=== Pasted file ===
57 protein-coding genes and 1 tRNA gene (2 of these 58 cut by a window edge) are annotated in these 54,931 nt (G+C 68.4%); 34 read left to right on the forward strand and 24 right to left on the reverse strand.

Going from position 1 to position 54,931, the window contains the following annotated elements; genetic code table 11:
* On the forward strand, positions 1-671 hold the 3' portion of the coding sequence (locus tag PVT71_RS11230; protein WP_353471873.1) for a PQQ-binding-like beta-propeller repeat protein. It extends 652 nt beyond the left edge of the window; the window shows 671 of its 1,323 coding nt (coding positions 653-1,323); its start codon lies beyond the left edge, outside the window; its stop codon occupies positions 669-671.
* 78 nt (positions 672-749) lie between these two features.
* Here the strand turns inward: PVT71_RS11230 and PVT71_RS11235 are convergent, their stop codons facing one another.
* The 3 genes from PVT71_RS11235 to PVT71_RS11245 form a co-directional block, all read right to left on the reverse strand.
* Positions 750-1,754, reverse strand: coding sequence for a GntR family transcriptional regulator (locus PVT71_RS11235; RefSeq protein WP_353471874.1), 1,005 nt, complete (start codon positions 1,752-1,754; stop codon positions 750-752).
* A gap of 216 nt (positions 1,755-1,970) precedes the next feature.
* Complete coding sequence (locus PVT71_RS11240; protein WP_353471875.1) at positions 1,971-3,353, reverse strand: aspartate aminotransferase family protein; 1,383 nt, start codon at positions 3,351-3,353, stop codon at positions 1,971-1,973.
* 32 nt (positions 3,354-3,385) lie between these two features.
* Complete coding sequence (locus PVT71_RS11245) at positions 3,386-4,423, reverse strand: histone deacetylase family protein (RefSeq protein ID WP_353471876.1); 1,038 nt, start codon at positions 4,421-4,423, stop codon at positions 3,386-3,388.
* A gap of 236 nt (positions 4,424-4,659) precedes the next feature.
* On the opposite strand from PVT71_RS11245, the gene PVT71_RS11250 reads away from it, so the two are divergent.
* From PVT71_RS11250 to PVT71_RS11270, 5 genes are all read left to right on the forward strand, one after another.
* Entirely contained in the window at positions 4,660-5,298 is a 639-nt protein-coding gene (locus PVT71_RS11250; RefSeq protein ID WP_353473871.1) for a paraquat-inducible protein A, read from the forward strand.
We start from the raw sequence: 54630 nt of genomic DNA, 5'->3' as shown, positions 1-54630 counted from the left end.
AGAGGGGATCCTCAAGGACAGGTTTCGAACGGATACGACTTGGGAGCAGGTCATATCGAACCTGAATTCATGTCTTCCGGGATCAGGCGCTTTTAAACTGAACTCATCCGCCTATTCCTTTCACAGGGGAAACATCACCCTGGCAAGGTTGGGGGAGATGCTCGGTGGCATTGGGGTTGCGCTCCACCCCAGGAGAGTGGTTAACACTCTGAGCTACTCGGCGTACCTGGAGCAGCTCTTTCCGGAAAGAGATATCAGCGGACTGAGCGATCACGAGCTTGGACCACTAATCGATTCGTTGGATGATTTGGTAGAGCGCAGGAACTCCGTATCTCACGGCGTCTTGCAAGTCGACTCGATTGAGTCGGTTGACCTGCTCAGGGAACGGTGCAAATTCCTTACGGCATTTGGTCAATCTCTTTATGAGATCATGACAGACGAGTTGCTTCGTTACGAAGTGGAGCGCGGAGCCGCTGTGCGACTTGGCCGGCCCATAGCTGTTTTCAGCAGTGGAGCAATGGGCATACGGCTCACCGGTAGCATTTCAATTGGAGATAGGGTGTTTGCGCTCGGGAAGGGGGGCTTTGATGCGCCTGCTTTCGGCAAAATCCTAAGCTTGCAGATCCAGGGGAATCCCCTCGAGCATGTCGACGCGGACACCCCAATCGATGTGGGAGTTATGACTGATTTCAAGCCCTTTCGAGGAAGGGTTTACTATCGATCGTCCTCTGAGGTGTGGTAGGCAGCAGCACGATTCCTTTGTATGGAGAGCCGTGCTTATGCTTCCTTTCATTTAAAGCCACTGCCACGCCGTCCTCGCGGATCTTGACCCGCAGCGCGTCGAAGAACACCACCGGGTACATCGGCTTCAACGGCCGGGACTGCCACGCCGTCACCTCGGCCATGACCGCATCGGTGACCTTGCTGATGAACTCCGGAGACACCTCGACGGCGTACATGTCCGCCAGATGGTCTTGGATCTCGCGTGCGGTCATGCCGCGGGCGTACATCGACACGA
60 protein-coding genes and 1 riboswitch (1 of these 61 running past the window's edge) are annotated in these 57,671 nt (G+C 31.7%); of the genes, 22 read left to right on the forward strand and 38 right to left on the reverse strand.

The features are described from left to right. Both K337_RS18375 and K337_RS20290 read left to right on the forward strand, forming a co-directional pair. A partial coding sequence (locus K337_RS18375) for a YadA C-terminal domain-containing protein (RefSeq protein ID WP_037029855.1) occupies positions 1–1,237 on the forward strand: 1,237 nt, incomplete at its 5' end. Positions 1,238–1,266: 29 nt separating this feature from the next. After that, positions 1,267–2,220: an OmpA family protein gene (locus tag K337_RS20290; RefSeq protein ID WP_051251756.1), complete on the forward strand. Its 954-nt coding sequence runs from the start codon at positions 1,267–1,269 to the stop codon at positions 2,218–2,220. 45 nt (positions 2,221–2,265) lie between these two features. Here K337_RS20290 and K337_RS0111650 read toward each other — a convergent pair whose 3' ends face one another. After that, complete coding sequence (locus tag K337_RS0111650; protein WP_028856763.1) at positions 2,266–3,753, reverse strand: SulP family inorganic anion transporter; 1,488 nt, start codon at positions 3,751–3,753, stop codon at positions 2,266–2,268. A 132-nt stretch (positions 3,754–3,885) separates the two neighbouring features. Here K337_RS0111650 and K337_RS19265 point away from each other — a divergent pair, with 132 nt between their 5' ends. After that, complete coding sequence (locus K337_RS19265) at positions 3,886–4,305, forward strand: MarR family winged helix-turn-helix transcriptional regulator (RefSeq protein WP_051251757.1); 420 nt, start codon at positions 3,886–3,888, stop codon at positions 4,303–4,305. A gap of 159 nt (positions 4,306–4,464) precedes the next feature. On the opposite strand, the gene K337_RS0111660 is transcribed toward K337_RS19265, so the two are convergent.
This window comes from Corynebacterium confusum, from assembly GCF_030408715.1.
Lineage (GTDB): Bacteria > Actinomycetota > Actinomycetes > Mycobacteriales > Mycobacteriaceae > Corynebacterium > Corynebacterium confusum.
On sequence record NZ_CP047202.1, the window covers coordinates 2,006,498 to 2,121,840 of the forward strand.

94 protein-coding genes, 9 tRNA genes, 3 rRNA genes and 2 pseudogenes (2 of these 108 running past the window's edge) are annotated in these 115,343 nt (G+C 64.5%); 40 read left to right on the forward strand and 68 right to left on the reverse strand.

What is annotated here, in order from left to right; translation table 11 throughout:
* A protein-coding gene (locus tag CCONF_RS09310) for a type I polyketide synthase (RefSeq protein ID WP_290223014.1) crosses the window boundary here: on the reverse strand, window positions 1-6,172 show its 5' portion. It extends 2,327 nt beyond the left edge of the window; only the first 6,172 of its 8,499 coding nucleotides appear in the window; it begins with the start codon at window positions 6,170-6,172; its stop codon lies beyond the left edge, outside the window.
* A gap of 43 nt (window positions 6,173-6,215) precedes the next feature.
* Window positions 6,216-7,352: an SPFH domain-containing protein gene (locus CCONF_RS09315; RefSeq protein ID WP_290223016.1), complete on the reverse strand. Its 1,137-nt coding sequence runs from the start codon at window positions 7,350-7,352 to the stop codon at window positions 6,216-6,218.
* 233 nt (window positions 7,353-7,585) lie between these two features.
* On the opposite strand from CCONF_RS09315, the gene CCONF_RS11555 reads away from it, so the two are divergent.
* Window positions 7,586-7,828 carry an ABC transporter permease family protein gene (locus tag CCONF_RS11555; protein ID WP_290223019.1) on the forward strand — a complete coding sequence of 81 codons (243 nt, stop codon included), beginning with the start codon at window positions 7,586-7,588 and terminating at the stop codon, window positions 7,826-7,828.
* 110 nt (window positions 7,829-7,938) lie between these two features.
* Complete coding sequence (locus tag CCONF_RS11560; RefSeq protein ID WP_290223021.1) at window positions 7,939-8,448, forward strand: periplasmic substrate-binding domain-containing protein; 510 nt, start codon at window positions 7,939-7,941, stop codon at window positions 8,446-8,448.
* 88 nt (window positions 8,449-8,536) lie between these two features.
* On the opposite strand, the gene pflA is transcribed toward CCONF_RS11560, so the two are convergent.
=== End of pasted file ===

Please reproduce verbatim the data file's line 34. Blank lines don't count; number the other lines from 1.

* On the opposite strand, the gene pflA is transcribed toward CCONF_RS11560, so the two are convergent.